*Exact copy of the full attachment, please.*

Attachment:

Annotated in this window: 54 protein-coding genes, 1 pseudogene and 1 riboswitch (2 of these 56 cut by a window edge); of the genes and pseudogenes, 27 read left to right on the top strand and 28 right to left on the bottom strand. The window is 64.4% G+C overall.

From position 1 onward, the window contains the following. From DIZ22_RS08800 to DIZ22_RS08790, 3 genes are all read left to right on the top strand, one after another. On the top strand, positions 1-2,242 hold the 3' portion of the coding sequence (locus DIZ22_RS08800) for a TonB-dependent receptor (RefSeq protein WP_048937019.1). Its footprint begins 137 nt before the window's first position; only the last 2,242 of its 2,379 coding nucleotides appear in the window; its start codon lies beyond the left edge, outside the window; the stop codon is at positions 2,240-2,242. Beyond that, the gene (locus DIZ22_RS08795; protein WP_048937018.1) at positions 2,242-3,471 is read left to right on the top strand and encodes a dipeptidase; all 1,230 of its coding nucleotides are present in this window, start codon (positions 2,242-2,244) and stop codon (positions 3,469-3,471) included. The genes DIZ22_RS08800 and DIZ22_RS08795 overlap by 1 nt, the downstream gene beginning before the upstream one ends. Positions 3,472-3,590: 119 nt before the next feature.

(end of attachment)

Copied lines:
Annotated in this window: 54 protein-coding genes, 1 pseudogene and 1 riboswitch (2 of these 56 cut by a window edge); of the genes and pseudogenes, 27 read left to right on the top strand and 28 right to left on the bottom strand. The window is 64.4% G+C overall.

From position 1 onward, the window contains the following. From DIZ22_RS08800 to DIZ22_RS08790, 3 genes are all read left to right on the top strand, one after another. On the top strand, positions 1-2,242 hold the 3' portion of the coding sequence (locus DIZ22_RS08800) for a TonB-dependent receptor (RefSeq protein WP_048937019.1). Its footprint begins 137 nt before the window's first position; only the last 2,242 of its 2,379 coding nucleotides appear in the window; its start codon lies beyond the left edge, outside the window; the stop codon is at positions 2,240-2,242. Beyond that, the gene (locus DIZ22_RS08795; protein WP_048937018.1) at positions 2,242-3,471 is read left to right on the top strand and encodes a dipeptidase; all 1,230 of its coding nucleotides are present in this window, start codon (positions 2,242-2,244) and stop codon (positions 3,469-3,471) included. The genes DIZ22_RS08800 and DIZ22_RS08795 overlap by 1 nt, the downstream gene beginning before the upstream one ends. Positions 3,472-3,590: 119 nt before the next feature.